The Role of MPI and Honeybee Syndrome in Genomic Instability: Implications for Cancer Therapy


The interconversion between Fruc-6-P and Man-6-P is a crucial metabolic process in mammals, catalyzed by the enzyme MPI (mannose phosphate isomerase).

This enzymatic conversion plays a central role in the synthesis of GDP-mannose, which is essential for normal glycosylation. While the conversion of Fruc-6-P to Man-6-P mediated by MPI is well understood, the reverse conversion from Man-6-P to Fruc-6-P has long puzzled researchers due to its seemingly wasteful nature. However, recent studies have shed light on the significance of this pathway in cellular metabolism and its implications in cancer biology.

Honeybee Syndrome and Genomic Instability

In this study, researchers employed MPI-KO (MPI knockout) human cancer cells to investigate the mechanism behind the anticancer activity of mannose. The researchers observed that the large influx of mannose, exceeding the capacity to metabolize it, led to a condition termed honeybee syndrome.

This condition triggered a series of metabolic remodeling events, resulting in ATP insufficiency and loss of deoxynucleotide triphosphates (dNTPs), the building blocks of DNA. As a consequence, the cells experienced replication stress and were unable to rescue stalled replication forks, exacerbating genomic instability.

Metabolic Remodeling and Cell Cycle Dysregulation

The findings of this study highlight the intricate crosstalk between metabolic networks and the cell cycle machinery. The dysregulation of normal mannose catabolism, caused by honeybee syndrome, disrupts bioenergetic states and cell cycle progression.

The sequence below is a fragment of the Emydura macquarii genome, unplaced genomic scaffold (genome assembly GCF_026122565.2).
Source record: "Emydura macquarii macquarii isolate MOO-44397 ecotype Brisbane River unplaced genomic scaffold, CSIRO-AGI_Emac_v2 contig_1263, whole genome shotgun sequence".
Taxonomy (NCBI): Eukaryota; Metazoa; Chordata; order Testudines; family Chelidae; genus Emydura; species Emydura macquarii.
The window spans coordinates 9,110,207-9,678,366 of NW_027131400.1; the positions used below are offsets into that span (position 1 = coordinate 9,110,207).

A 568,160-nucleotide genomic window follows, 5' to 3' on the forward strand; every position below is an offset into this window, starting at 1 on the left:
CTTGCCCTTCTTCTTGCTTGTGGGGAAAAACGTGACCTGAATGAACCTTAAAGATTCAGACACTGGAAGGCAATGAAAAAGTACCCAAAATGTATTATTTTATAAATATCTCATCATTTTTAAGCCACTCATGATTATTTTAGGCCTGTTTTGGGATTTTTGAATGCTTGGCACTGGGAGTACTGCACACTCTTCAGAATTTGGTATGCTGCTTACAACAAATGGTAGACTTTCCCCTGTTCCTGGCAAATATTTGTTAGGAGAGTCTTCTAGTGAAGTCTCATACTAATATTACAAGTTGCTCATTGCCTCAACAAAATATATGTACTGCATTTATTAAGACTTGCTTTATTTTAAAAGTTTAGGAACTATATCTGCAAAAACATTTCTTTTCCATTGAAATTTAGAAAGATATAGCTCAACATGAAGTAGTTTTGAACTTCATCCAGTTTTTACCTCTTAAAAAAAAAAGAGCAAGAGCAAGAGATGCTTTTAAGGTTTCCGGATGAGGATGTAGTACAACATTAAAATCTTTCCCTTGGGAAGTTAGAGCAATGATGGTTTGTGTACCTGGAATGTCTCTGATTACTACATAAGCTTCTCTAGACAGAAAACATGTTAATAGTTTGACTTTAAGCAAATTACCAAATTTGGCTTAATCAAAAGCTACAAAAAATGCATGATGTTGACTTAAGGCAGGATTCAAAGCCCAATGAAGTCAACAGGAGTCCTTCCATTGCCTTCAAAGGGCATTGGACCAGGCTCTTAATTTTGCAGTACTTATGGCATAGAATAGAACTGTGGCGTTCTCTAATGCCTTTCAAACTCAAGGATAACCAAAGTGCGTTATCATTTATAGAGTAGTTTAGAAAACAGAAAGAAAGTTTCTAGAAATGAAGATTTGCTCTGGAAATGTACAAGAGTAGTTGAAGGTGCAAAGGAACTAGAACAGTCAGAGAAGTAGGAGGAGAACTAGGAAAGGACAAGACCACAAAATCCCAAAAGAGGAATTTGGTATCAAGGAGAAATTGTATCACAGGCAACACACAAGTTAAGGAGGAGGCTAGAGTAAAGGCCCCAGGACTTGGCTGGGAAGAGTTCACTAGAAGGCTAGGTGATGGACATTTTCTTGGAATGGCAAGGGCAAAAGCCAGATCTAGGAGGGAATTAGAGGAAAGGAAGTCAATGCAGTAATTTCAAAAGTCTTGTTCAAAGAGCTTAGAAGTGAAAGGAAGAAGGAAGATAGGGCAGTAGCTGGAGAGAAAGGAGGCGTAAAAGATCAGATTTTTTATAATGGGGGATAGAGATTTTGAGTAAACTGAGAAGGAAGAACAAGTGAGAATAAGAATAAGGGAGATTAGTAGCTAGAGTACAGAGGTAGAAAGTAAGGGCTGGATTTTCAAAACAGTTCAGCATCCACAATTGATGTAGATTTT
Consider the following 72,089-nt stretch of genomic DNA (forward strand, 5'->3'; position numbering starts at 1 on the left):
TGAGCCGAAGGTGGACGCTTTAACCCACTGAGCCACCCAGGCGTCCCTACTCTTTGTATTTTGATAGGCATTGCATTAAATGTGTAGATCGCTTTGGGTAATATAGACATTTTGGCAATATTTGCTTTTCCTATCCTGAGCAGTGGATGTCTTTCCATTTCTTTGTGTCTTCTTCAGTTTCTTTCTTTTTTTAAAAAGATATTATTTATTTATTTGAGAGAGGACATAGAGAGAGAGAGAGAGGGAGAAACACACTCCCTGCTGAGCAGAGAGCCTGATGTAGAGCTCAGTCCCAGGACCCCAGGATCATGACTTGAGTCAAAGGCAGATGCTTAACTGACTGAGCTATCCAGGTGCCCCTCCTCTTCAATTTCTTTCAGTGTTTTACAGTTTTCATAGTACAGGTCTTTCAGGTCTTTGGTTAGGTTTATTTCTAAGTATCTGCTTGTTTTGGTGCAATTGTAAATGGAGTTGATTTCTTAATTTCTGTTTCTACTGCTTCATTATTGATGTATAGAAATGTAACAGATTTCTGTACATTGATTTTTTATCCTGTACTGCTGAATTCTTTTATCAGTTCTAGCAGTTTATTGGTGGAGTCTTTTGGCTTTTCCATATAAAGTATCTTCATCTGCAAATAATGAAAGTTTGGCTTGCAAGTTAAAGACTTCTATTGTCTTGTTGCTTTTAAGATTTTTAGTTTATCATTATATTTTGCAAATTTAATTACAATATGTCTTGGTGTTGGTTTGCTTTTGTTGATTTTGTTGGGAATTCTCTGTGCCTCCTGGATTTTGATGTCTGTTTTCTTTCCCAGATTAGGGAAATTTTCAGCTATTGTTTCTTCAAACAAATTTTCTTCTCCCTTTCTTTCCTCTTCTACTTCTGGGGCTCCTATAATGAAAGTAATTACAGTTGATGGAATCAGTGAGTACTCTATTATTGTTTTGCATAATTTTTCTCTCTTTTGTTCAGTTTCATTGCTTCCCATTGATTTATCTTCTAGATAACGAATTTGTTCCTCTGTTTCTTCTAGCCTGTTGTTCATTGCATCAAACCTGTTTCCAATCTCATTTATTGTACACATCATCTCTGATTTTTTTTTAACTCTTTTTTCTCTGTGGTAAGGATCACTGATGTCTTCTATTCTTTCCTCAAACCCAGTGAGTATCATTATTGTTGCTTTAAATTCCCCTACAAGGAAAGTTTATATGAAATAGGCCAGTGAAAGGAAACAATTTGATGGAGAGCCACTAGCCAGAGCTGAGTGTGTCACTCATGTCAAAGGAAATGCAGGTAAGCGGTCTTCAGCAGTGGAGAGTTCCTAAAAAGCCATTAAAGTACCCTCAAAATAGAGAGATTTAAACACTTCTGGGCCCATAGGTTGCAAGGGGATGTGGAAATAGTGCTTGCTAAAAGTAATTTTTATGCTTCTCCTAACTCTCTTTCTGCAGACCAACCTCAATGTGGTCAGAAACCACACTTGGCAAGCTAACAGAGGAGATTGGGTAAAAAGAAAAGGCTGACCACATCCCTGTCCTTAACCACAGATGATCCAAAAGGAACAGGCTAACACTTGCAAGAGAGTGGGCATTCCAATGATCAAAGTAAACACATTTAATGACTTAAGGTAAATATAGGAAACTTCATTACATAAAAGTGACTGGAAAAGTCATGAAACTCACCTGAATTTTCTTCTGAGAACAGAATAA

Excess mannose inhibits glycolysis, retards cell proliferation, and impairs the progression of replication forks, leading to abnormal cell cycle progression. These observations emphasize the critical role of balanced mannose metabolism in maintaining cellular homeostasis.

MPI Expression and Antiproliferative Effects

The antiproliferative effect of mannose was found to be largely dependent on the expression levels of MPI in human cancer cell lines. The absence of MPI resulted in unique genomic instability phenotypes, suggesting that the clinical use of mannose to induce genomic instability in cancer cells is currently unlikely.

However, the study revealed that pharmacological inhibition of de novo dNTP synthesis, crucial for recovery from replication stress, partially mimicked the anticancer activity of mannose. This finding suggests that targeting dNTP metabolism could be a potential therapeutic strategy independent of MPI expression levels.

Loss of dNTPs in Honeybee Syndrome

The regulation of dNTP pool size is essential to maintain genomic stability. The study found that mannose challenge shifted the equilibrium of dNTP metabolism toward biosynthesis, as indicated by the increased expression of RRM2B, a rate-limiting subunit of ribonucleotide reductase (RNR).